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Mock disaster race shows resiliency of cargo bikes, organizer says

Participants rode to various checkpoints across North Vancouver, carrying up to 50 kilograms of supplies

On your marks. Get set. Deliver critical goods in a disaster scenario.

While not the typical instructions cyclists receive in competition, that was the task given to cargo bike riders in the Disaster Relief Trials race on Aug. 26. Spanning eight checkpoints across North Vancouver, it was the first event of its kind in Canada.

Inspired by a similar event in Oregon, the DRT race in North Van was designed to showcase the versatility and resiliency of cargo bikes, while preparing for what could happen in a real earthquake, said co-organizer Duncan Wilcock.

In the race, nine cyclists – most on cargo e-bikes – were faced with the following mock scenario:

“It’s four days after The Big One, a magnitude-9 earthquake. You and your neighbours are running low on food, fresh water, fuel and medicine. Emergency services are swamped, major bridges are closed, and minor bridges may not be safe for vehicles to pass over. But it is safe for citizens on bikes to pass over those bridges and they can also route their way around closed roads and past debris.”

Racers were timed as they rode to checkpoints including Capilano Mall, Lynn Creek and Capilano University, where they would pick up and deliver relief supplies like food, water and fragile medicines (represented by eggs). Participants had to navigate the course with an old fashioned paper map (cell phones weren’t allowed because batteries are too precious to waste on handheld devices, and networks could be overloaded or down).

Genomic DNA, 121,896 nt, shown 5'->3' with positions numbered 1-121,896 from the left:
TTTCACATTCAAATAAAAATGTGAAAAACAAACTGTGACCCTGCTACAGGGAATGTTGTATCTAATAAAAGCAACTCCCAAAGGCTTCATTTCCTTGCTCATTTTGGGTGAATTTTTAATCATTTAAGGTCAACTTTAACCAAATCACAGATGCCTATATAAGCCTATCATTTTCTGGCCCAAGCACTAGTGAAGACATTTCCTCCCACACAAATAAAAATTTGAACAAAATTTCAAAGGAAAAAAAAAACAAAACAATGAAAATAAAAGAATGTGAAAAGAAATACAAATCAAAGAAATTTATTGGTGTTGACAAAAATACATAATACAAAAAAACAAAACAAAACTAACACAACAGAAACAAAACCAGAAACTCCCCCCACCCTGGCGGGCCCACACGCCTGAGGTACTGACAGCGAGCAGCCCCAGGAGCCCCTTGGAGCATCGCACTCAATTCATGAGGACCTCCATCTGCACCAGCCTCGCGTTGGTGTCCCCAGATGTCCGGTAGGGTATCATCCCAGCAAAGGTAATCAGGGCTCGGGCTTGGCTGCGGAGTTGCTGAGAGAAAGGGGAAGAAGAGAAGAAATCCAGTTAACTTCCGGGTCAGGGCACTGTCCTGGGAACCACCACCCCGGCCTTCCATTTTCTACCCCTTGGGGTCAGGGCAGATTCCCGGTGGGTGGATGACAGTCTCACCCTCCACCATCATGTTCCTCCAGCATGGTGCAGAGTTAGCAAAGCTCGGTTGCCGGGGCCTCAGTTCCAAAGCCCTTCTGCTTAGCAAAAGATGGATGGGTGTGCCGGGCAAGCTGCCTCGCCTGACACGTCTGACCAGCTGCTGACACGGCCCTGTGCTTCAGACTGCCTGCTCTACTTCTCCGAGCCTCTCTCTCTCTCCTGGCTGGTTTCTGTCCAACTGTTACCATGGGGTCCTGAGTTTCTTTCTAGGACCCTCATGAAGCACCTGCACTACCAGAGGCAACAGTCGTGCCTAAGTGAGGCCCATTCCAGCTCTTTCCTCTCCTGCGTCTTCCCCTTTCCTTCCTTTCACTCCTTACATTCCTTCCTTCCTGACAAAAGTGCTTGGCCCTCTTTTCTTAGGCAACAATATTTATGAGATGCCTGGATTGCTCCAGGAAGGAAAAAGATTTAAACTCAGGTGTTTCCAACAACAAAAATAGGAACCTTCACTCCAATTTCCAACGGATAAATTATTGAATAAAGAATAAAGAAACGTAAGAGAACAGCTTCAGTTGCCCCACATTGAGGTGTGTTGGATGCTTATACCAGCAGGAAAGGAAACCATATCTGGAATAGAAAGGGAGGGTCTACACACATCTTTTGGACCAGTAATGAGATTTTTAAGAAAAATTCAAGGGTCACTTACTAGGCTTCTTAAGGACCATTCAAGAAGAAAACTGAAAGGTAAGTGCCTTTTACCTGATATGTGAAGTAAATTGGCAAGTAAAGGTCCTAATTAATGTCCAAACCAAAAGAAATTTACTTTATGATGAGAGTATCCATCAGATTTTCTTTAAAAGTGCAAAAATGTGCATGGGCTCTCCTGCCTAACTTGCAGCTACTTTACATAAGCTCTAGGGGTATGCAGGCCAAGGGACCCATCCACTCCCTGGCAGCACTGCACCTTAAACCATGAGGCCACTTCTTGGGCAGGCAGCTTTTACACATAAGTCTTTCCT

Riders had to traverse obstacles such as barriers, rough terrain and a water crossing, delivering up to 50 kilograms of supplies by the time they reached the finish line.

Cargo bike 'a resilient tool that's human scale'

After a massive earthquake, getting around by car could be difficult or impossible, depending on the terrain.

But with a cargo bike, “you have a resilient tool that’s human scale. You can lift and carry it over big obstacles if you need to … you’re not 5,000 pounds on a bridge, Wilcock said.

Aside from their capabilities in a disaster, Wilcock said the race also demonstrated the high utility as cargo e-bikes as an everyday vehicle..

“It really showcased also how fast they can move to the city – no traffic, no trouble parking,” he said, adding that Canada Post and companies like FedEx and DHL are now using them to make deliveries.

Overall, the event was a ton of fun, Wilcock said.

“I was doing photography … I’m actually quite fast on my bike, but I had a really hard time trying to try to keep up,” he said. “They moved so fast through the urban environment.”

And while the organizers’ ambitions were larger, the inaugural race was a successful pilot for a larger race next year,” Wilcock added.

“We wanted to bring in some ham radio operators to increase the scale of the disaster relief aspect of it [with] emergency communications,” he said. “It’s something we could see for a future year.”